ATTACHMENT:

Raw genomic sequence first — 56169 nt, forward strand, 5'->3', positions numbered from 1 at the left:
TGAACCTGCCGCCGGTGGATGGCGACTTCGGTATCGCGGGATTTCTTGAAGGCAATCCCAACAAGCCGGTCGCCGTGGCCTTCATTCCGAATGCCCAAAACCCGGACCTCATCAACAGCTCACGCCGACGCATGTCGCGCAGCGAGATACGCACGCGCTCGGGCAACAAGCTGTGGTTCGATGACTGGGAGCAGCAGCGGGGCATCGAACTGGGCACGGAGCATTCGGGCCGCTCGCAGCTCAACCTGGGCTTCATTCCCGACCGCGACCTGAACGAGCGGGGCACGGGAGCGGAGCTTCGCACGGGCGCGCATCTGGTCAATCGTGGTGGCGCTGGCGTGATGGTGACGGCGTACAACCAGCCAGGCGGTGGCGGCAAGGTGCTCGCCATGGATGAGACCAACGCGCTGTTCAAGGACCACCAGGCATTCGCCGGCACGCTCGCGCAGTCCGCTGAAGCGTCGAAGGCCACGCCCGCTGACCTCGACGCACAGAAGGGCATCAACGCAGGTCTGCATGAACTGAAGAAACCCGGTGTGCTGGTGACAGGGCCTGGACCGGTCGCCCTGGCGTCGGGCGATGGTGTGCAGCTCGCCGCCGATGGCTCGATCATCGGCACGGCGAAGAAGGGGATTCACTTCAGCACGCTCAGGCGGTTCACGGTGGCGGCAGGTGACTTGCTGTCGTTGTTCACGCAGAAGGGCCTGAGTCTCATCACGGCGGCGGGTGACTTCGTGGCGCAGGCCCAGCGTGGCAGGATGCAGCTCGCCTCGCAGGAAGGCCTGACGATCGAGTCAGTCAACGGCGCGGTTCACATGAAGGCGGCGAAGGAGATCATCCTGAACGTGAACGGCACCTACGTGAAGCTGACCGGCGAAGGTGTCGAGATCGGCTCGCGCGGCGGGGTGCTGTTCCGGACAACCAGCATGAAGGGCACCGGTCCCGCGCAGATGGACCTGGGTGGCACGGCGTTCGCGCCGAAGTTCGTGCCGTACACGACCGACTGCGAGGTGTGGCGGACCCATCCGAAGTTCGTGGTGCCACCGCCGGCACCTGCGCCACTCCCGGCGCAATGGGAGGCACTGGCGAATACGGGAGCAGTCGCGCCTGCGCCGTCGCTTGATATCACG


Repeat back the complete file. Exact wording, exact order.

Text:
Raw genomic sequence first — 56169 nt, forward strand, 5'->3', positions numbered from 1 at the left:
TGAACCTGCCGCCGGTGGATGGCGACTTCGGTATCGCGGGATTTCTTGAAGGCAATCCCAACAAGCCGGTCGCCGTGGCCTTCATTCCGAATGCCCAAAACCCGGACCTCATCAACAGCTCACGCCGACGCATGTCGCGCAGCGAGATACGCACGCGCTCGGGCAACAAGCTGTGGTTCGATGACTGGGAGCAGCAGCGGGGCATCGAACTGGGCACGGAGCATTCGGGCCGCTCGCAGCTCAACCTGGGCTTCATTCCCGACCGCGACCTGAACGAGCGGGGCACGGGAGCGGAGCTTCGCACGGGCGCGCATCTGGTCAATCGTGGTGGCGCTGGCGTGATGGTGACGGCGTACAACCAGCCAGGCGGTGGCGGCAAGGTGCTCGCCATGGATGAGACCAACGCGCTGTTCAAGGACCACCAGGCATTCGCCGGCACGCTCGCGCAGTCCGCTGAAGCGTCGAAGGCCACGCCCGCTGACCTCGACGCACAGAAGGGCATCAACGCAGGTCTGCATGAACTGAAGAAACCCGGTGTGCTGGTGACAGGGCCTGGACCGGTCGCCCTGGCGTCGGGCGATGGTGTGCAGCTCGCCGCCGATGGCTCGATCATCGGCACGGCGAAGAAGGGGATTCACTTCAGCACGCTCAGGCGGTTCACGGTGGCGGCAGGTGACTTGCTGTCGTTGTTCACGCAGAAGGGCCTGAGTCTCATCACGGCGGCGGGTGACTTCGTGGCGCAGGCCCAGCGTGGCAGGATGCAGCTCGCCTCGCAGGAAGGCCTGACGATCGAGTCAGTCAACGGCGCGGTTCACATGAAGGCGGCGAAGGAGATCATCCTGAACGTGAACGGCACCTACGTGAAGCTGACCGGCGAAGGTGTCGAGATCGGCTCGCGCGGCGGGGTGCTGTTCCGGACAACCAGCATGAAGGGCACCGGTCCCGCGCAGATGGACCTGGGTGGCACGGCGTTCGCGCCGAAGTTCGTGCCGTACACGACCGACTGCGAGGTGTGGCGGACCCATCCGAAGTTCGTGGTGCCACCGCCGGCACCTGCGCCACTCCCGGCGCAATGGGAGGCACTGGCGAATACGGGAGCAGTCGCGCCTGCGCCGTCGCTTGATATCACG